Cable Tech

Synacor, Qumu strike merger to pursue enterprises

Seeking to make a bigger splash in the promising enterprise video market, Synacor and Qumu plan to combine forces in an all-stock transaction.

Under the deal announced Tuesday morning, the two companies will bring together Qumu's Enterprise Video platform with Synacor's Cloud ID Identity & Access Management platform and the Zimbra Email & Collaboration platform.

Qumu and Synacor said the combined business should generate more than $120 million in annual revenue on a pro-forma basis. That sum would include an estimated $70 million of software and services segment revenue, $50 million of which would be recurring, and about $50 million in the continuing portal and advertising segment revenue.

The two companies said they expect to realize $4 million to $5 million in annualized operating savings in the first fiscal year following the deal's closing, including overlapping public company costs and various operating expenses. The deal is expected to close mid-year.

While the deal is being presented as a merger of equals, Synacor will clearly be the senior partner here. Upon closing, Synacor stockholders are expected to own approximately 64.4% and Qumu shareholders are expected to own approximately 35.6% of the stock of the combined company. Himesh Bhise and Tim Heasley will continue as CEO and CFO of the combined company, respectively. At the same time, Qumu CEO Vern Hanzlik will become chief revenue officer for software and services. The new board of directors will consist of seven directors – three directors appointed by Synacor, two directors appointed by Qumu, Synacor CEO Himesh Bhise and a seventh independent director who will serve as the board chair.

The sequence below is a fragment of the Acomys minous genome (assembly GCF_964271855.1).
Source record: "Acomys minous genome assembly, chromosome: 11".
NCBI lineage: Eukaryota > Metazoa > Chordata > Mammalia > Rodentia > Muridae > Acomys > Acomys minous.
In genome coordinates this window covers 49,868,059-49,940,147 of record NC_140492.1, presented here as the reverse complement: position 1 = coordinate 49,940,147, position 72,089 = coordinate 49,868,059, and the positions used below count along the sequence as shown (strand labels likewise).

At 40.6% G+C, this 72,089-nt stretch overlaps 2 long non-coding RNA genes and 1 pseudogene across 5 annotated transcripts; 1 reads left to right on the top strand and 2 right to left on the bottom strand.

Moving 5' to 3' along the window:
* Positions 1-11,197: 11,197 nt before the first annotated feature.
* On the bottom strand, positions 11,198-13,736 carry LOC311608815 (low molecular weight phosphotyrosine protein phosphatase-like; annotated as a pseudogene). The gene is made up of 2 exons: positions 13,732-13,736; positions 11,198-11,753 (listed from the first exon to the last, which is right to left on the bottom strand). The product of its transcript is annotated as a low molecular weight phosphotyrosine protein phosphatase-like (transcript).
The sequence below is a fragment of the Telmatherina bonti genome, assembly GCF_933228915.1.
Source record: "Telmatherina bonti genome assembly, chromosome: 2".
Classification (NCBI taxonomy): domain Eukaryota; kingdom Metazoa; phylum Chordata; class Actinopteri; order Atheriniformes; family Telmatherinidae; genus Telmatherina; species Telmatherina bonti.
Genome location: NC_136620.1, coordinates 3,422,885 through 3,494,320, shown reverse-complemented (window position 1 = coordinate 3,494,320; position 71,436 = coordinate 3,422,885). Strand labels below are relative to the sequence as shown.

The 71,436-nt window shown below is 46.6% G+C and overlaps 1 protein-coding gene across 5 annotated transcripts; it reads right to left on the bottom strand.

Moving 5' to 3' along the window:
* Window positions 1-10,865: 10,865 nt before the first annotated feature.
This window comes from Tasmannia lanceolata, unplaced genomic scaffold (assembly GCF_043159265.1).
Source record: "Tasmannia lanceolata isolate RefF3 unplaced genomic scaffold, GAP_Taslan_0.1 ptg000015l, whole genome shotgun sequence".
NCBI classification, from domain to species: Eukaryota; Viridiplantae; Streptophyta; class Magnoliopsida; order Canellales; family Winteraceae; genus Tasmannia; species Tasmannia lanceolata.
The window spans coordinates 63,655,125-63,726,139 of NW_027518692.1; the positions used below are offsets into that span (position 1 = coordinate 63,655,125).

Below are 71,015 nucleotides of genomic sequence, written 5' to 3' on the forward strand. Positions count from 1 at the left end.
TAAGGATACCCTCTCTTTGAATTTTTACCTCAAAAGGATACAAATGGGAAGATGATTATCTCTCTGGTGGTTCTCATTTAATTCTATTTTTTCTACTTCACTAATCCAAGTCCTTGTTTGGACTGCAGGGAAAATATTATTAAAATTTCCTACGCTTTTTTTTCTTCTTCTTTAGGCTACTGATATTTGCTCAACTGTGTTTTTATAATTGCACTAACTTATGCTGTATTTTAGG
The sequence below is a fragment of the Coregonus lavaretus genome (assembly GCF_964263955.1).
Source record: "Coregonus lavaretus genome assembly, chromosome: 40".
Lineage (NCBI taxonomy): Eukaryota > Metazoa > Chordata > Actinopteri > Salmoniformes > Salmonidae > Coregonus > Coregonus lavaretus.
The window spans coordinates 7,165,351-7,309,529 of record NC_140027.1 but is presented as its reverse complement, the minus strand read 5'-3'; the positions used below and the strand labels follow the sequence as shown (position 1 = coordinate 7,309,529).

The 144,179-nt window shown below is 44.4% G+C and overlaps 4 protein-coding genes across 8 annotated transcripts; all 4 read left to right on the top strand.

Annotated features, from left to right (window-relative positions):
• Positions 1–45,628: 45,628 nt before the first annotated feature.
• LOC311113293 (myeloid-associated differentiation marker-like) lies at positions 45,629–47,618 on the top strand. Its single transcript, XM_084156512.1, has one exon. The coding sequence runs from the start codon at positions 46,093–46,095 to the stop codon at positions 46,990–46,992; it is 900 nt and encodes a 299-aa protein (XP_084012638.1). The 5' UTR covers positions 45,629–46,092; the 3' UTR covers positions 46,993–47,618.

The two companies have been seeking ways to beef up and extend their reach as both the video and enterprise markets keep shifting and evolving. They have especially been looking to expand their presence in the enterprise collaboration software market.

"With Synacor having an extensive network of more than 1,900 distribution partners and an established base of more than 4,000 customers, the merger will immediately accelerate our go-to-market efforts," Hanzlik said in a statement. "As the demand for enterprise collaboration solutions continues to expand, we believe there will be a significant opportunity for us to position a combined email, video and identity offering to reach a much wider cross-section of the enterprise market with a scalable, highly secure and extensible solution for cloud-based and hybrid deployments."

In particular, Synacor has been seeking new ways to grow as its traditional service provider market for web portal and advertising service stagnates and shrinks. Last July, for instance, AT&T pulled a major web portal services contract away from Synacor in favor of another, undisclosed vendor, creating a big revenue shortfall for the vendor.

The move comes as other tech vendors also seek to boost their prospects in the enterprise video market through M&A deals. In late December, for instance, Enghouse Networks bought Dialogic Group for $52 million to strengthen its play in the enterprise video space.

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— Alan Breznick, Cable/Video Practice Leader, Light Reading

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